I saw Darth Vader near the Inner Harbour today, a sure sign that spring is approaching. A few hardy buskers keep going through the dark days of winter in Victoria, but street performers like Darth generally keep a low profile until the weather gets warmer.
It requires a certain bravura to dress up like Darth Vader, hoping that passersby find you amusing and creative enough to throw a few coins your way. It’s never easy to put yourself out there as a performer at the best of times, let alone in front of a potentially hostile audience. But Darth comes back year after year, or at least somebody in a Darth costume does, so he must have found a way to make it work.
I got my busking licence this past summer. I’m a long-time pianist but have lately taken up the accordion with near-manic enthusiasm. (Who knew?) Accordions suit being played outside. I found myself with some free time last summer, and it all just came together in my head.
I pictured myself settling into a bright little corner somewhere downtown on a beautiful summer day, making music in the sunshine and earning pocket change to boot. I imagined the music lifting people’s spirits as they walked by, them smiling as they passed. What’s not to like about that?
Well, a few things, as it turns out. The worst — the thing that caught me by complete surprise — was the look on some people’s faces as they walked by me as I played. I recognized the look: Pity. They felt sorry for me. Here I was, thinking of myself as a happy soul sharing music with the world, and they were seeing me as a sad middle-aged woman reduced to begging on the street.
Not everybody gave me that vibe, of course. Not even most. But you only need one Pity Stare a day to weird you out, let me tell you. One day I’ll have to ask Darth if it ever happens to him.
All the buskers will tell you that Government Street is the place to be; even the city licensing officials guided me in that direction when I paid my $10 for the right to busk. But I didn’t have the nerve for that many passersby at first, and instead hung out at strange corners where buskers are almost never found: The corner of Fort and Wharf street; the bottom of Courtney; an inconspicuous part of Bastion Square. You don’t make any kind of money in places like that – I’d be lucky if I got $8 in an hour and a half – but at least it was a gentler introduction to public performance.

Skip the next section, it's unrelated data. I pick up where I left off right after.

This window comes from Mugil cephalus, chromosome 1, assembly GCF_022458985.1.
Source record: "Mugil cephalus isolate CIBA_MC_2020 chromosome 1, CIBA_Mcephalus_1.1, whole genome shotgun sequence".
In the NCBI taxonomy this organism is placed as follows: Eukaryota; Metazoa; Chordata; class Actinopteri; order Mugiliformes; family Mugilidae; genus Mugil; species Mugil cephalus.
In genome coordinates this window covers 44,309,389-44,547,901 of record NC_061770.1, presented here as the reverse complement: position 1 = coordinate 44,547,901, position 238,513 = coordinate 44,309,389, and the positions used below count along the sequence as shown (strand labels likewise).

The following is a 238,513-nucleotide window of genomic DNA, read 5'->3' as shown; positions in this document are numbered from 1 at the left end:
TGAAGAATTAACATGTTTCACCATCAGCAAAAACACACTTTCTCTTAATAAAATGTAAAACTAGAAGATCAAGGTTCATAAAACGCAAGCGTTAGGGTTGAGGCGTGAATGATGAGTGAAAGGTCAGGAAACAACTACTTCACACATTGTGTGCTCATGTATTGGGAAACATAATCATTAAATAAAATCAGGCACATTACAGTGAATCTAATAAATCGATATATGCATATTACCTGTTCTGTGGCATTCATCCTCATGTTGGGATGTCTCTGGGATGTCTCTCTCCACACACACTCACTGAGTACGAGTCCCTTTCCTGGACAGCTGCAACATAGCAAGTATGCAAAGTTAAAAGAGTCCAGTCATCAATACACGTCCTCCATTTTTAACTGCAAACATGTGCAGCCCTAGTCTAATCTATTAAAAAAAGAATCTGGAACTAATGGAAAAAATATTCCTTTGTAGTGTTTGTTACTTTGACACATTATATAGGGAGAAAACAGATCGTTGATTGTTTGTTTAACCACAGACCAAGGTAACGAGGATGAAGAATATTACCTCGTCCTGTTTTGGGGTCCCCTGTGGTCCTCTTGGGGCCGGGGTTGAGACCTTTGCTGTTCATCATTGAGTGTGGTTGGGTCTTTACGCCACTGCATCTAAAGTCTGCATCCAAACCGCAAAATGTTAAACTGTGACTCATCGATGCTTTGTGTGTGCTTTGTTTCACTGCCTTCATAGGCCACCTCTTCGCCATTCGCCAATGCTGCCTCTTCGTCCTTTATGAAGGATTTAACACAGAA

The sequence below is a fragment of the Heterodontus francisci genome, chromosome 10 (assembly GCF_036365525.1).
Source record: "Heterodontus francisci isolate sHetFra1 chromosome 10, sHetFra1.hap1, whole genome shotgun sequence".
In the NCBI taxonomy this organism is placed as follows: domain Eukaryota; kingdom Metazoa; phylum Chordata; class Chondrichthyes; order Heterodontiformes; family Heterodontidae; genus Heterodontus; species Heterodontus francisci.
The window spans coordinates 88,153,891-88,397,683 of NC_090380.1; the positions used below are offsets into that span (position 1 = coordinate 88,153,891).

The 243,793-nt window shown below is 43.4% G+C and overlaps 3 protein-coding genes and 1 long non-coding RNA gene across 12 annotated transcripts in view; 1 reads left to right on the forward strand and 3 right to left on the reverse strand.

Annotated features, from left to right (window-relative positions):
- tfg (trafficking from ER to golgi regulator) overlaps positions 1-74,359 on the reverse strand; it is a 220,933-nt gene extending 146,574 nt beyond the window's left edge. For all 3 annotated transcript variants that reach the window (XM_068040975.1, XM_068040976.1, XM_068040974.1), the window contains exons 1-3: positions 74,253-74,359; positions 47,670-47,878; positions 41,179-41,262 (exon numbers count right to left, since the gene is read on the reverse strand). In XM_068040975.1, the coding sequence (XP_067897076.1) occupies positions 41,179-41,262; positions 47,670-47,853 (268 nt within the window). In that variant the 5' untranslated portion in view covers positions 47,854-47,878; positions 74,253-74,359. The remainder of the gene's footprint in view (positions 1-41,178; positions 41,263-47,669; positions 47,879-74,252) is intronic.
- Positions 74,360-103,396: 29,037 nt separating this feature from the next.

I eventually made my way up to Government Street — and will never do that again. Things felt wrong from the start, beginning with the stress of trying to figure out where to locate myself where I wouldn’t be interfering with any of the other nearby buskers and street performers. When I finally chose a spot at the corner of Government and Broughton, a sad-eyed young guitarist appeared from out of nowhere to quietly lament that I’d taken his favourite spot.
My instinct was to give him the spot, but he politely declined the offer and said he’d check back later. I set up, played maybe two songs, and then the store owner whose front window I’d inadvertently sat in front of came out to ask me to move farther down the street. I did, played another couple songs, and then realized I could barely hear my own music over the din of buses creeping along Government Street. The diesel fumes were intense.
But there was a moment, even that time. I saw a man across the street, listening to me while he waited for his wife to finish shopping. I’m going to busk again this summer, and it’s because of moments like that — because sometimes you catch a look on somebody’s face, and see that they’re genuinely enjoying your music. On the best days, it feels like you and the people listening to you have stumbled into some magical little moment of happy co-existence. It’s pretty great.
One time, a woman waiting at a stop light did a little dance to the Strauss waltz I was playing. Another time, a man from a mental-health boarding home sat near me for almost an hour as I played in a park by his house. I took my accordion to Vancouver one week when I was working over there and played along the seawall one evening in Stanley Park as the sun went down; two strangers sat close as if they were at a concert, applauding my every song.
Like Darth, look for me out on the street on some warm summer day down the road. Maybe the sound of my accordion will send you dancing up the street. Maybe you’ll just hurry by. Either way, we’ll have a moment. I hope I get to play for you.
“Darth the Busker” jennzebel @ flickr.com. Creative Commons.
“Busking by the Water, Victoria BC” firepile @ flickr.com. Creative Commons.
“Jody Practicing Accordion” Photo Courtesy of Jody Paterson